Top 10 Adele Songs

Through all the heartbreak, breakups, and betrayal, Adele has written some of her best songs.

Videos by American Songwriter

Her discography is a musical timeline of major milestones and life changes, representing the ages she began working on each, from writing her first song at 16, which was later released on her debut album 19 in 2008, and still navigating the after-effects of a bad breakup on 21 in 2011, and a more reflective 25 in 2015.

By the time Adele was writing 30, she was working through a divorce from her husband Simon Konecki and guarding her son against the heartache of their split.

Much like Adele has formatted her storyline of songs throughout her life, here’s a chronological look at some of her best songs through the ages.

10. “Hometown Glory” (2008)
Written by Adele

“Hometown Glory” is the first song Adele ever wrote when she was just 16. Written in just 10 minutes, the song was inspired after being pushed by her mother to leave her hometown of West Norwood in London to go to college. Also Adele’s very first single, “Hometown Glory” was later released on her 2008 debut 19 and even picked up a Grammy nomination for Best Female Pop Vocal Performance.

I’ve been walking in the same way as I did
Missing out the cracks in the pavement
And turning my heel and strutting my feet
“Is there anything I can do for you dear?
Is there anyone I could call?”
“No and thank you, please Madam
I ain’t lost, just wandering”

Round my hometown
Memories are fresh
‘Round my hometown
Ooh the people I’ve met
Are the wonders of my world

9. “Chasing Pavements” (2008)
Written by Adele and Eg White

Adele’s 2008 debut 19 followed the real-life storyline of the breakdown of her relationship and all its after-effects. Her second single “Chasing Pavements” set the tone for 19, and its song-by-song unraveling of lost love, regret, and finding purpose again, written by the then 19-year-old.

“It’s me being hopeful for a relationship that’s very much over,” said Adele of the song, “the sort of relationship you hate when you’re in it, but miss when you’re not.”

“Chasing Pavements” was initially written at 6 a.m. following an argument with her then-boyfriend at a London West End club, which led to her storming out and running down Oxford Street. “He didn’t chase after me,” said Adele. “So I was running, just looking at these big wide pavements stretching in front of me.”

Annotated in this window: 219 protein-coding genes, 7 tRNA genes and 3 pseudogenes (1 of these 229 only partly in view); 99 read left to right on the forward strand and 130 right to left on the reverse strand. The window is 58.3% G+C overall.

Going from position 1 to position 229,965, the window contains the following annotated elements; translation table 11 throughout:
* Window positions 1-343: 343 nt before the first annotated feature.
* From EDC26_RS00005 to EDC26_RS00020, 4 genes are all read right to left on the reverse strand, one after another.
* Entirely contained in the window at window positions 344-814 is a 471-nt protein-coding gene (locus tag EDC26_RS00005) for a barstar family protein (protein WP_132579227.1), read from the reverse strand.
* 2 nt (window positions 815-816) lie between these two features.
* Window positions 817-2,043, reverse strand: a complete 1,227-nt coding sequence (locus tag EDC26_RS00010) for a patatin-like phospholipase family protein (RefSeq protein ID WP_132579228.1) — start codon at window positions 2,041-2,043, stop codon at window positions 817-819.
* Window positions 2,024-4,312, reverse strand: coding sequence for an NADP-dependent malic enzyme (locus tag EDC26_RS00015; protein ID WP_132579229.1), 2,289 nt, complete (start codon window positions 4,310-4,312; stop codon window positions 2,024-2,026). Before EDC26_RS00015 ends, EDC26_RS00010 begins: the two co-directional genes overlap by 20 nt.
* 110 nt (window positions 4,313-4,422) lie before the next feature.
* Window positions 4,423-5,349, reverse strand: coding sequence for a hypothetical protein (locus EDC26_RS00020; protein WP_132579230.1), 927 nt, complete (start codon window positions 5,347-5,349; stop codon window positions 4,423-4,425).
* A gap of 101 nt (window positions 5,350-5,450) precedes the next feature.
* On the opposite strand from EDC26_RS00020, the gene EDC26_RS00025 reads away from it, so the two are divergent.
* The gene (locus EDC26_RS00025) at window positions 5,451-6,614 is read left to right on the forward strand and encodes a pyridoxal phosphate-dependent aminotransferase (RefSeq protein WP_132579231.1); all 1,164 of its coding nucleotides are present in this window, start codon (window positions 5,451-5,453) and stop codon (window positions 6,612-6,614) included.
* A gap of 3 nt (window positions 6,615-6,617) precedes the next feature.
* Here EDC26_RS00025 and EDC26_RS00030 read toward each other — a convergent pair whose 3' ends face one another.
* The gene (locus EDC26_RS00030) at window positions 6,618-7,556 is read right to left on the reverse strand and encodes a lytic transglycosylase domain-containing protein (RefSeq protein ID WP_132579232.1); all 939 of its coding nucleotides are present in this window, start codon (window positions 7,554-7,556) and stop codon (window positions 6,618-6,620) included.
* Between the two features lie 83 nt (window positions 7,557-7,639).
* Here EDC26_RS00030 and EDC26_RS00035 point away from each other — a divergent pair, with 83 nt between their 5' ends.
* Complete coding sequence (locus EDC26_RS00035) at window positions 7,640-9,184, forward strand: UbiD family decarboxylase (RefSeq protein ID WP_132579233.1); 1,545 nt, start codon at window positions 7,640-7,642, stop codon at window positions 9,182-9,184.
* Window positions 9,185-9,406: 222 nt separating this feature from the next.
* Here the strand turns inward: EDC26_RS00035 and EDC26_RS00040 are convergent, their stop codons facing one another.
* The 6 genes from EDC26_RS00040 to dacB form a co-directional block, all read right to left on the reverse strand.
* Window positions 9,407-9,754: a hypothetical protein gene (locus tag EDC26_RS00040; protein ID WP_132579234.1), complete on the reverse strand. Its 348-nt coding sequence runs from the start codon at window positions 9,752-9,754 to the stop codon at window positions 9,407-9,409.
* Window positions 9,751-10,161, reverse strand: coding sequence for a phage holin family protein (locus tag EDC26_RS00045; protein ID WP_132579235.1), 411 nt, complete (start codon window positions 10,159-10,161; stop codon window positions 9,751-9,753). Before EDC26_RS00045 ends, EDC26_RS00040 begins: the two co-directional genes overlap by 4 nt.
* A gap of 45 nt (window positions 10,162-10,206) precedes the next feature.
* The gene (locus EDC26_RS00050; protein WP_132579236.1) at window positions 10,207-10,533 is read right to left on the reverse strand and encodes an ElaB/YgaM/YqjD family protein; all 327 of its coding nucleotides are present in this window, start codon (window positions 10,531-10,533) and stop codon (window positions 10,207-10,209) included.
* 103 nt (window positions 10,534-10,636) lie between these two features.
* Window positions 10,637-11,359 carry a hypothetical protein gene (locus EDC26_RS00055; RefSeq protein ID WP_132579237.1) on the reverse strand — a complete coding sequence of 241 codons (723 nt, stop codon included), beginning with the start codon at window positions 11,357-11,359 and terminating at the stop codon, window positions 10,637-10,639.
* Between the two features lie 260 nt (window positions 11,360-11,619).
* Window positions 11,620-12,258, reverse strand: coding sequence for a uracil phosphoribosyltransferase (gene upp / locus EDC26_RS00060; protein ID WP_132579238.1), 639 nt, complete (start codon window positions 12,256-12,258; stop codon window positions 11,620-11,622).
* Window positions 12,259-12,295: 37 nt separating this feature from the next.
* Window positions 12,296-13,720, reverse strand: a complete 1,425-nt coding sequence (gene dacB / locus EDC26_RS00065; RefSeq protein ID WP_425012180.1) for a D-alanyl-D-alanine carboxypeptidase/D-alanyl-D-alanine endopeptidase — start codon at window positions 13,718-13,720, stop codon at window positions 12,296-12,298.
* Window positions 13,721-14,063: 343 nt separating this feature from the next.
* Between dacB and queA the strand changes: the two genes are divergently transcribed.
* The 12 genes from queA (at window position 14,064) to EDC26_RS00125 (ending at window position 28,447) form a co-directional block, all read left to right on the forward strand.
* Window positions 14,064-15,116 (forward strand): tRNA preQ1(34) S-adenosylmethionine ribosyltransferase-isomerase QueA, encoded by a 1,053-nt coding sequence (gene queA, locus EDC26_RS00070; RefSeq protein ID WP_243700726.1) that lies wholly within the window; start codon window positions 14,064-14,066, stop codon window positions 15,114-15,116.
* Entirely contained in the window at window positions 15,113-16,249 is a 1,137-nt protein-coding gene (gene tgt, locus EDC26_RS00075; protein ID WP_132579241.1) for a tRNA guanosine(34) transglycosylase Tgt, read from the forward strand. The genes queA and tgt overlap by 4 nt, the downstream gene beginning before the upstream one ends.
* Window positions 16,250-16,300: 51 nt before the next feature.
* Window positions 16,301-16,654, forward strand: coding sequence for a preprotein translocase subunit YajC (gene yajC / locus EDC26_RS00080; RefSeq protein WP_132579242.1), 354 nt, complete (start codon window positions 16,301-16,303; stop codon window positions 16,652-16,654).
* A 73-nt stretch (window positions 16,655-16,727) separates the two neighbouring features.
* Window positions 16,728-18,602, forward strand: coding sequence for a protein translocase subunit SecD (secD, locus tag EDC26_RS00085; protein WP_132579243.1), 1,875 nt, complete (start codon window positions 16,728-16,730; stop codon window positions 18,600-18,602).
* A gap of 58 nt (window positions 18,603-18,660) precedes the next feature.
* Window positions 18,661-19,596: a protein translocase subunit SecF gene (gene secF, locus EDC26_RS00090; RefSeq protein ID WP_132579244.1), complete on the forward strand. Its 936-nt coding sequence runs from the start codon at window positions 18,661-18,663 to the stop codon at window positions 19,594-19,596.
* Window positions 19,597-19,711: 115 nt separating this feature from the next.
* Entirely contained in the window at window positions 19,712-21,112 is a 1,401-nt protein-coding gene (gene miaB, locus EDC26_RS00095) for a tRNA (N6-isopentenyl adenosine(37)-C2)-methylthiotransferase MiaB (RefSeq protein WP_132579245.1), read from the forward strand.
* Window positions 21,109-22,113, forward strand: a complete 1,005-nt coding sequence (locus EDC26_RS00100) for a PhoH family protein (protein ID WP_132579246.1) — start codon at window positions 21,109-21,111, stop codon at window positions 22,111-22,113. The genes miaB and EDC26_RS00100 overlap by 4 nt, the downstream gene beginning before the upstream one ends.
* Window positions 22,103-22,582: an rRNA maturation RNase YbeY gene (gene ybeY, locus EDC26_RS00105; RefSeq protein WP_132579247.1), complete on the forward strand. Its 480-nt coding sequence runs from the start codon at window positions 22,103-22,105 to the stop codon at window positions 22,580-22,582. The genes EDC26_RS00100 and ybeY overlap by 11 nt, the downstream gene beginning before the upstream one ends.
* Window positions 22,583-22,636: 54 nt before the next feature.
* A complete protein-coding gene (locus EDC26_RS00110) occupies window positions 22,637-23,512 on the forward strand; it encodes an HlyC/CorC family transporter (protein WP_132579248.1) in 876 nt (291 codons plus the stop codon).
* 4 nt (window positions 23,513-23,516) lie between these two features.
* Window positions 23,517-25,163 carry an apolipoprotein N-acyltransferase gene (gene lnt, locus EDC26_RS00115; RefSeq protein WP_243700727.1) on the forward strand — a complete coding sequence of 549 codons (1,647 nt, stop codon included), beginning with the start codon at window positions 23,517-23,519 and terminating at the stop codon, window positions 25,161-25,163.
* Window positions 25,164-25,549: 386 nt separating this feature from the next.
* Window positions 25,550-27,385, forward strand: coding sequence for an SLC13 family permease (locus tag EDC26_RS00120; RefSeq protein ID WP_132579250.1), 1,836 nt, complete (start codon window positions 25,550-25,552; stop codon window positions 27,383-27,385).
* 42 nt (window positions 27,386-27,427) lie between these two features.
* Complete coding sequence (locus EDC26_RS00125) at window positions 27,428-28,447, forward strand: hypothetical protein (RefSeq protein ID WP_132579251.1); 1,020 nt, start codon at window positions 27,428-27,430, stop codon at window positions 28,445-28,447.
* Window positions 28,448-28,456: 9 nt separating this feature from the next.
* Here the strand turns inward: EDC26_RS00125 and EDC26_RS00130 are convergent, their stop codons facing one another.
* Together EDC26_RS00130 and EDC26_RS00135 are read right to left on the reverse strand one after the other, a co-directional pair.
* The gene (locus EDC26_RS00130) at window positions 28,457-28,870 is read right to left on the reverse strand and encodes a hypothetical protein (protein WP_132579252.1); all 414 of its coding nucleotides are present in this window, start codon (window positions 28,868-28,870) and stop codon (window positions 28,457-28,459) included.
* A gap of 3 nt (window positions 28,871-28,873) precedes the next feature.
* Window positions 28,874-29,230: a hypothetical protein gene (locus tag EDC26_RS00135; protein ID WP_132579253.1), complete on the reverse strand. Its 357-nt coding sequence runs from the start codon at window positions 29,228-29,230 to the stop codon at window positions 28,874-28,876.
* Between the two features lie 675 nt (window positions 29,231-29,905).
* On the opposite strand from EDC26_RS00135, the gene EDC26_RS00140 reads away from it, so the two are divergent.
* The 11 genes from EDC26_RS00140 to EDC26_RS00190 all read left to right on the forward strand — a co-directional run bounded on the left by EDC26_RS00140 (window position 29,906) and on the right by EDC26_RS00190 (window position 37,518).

Her first single to hit the charts, “Chasing Pavements” peaked at No. 21 on the Billboard Hot 100 and picked up three Grammy nominations.

Read our full Behind the Song on “Chasing Pavements” HERE.

8. “Rolling in the Deep” (2011)
Written by Adele and Paul Epworth

By the time Adele was 21, she had even more relationship woes to unravel. The lead single off of her second studio album, 21, “Rolling in the Deep” was the song that ultimately pushed Adele into stardom. Her first No. 1 hit, which spent 65 weeks on the Billboard Hot 100 chart, the song was undoubtedly about a breakup.

“It’s me saying, ‘Get the fuck out of my house instead of me begging him to come back,” revealed Adele of the song, which she composed one afternoon with producer Paul Epworth following a breakup with her then-boyfriend.

Slanted toward a more soul and gospel sound, the song showed off Adele’s vocal prowess through the ascending chorus We could have had it all / Rolling in the deep / You had my heart inside of your hands / And you played it to the beat. “He brought a lot out of me,” Adele said of working with Epworth on the song. “He brought my voice out as well—there are notes that I hit in that song that I never even knew I could hit.”

Read our full Behind the Song Lyrics on “Rolling in the Deep” here.

7. “Set Fire To The Rain” (2011)
Written by Adele and Fraser T. Smith

Like many of the songs on her second album 21, “Set Fire to the Rain” covered the heartbreak of her first relationship. Written on the spot by Adele when she woke up in the middle of the night, “Set Fire to the Rain” recounts all the red flags leading to the breakup—Cause there’s a side to you / That I never knew, never knew / All the things you’d say / They were never true, never true / And the games you’d play / You would always win, always win, continuing through the fiery chorus.

Though there was never an official music video made for “Set Fire to the Rain”—or other 21 singles “Turning Tables” and “Rumour Has It”—due to a vocal surgery Adele had undergone at the time, a live version of the song, recorded at the Royal Albert Hall in London was released and earned her a Grammy for Best Pop Solo Performance.

Read our full Behind the Song Meaning on “Set Fire to the Rain” here.

6. “Someone Like You” (2011)
Written and produced by Adele and Dan Wilson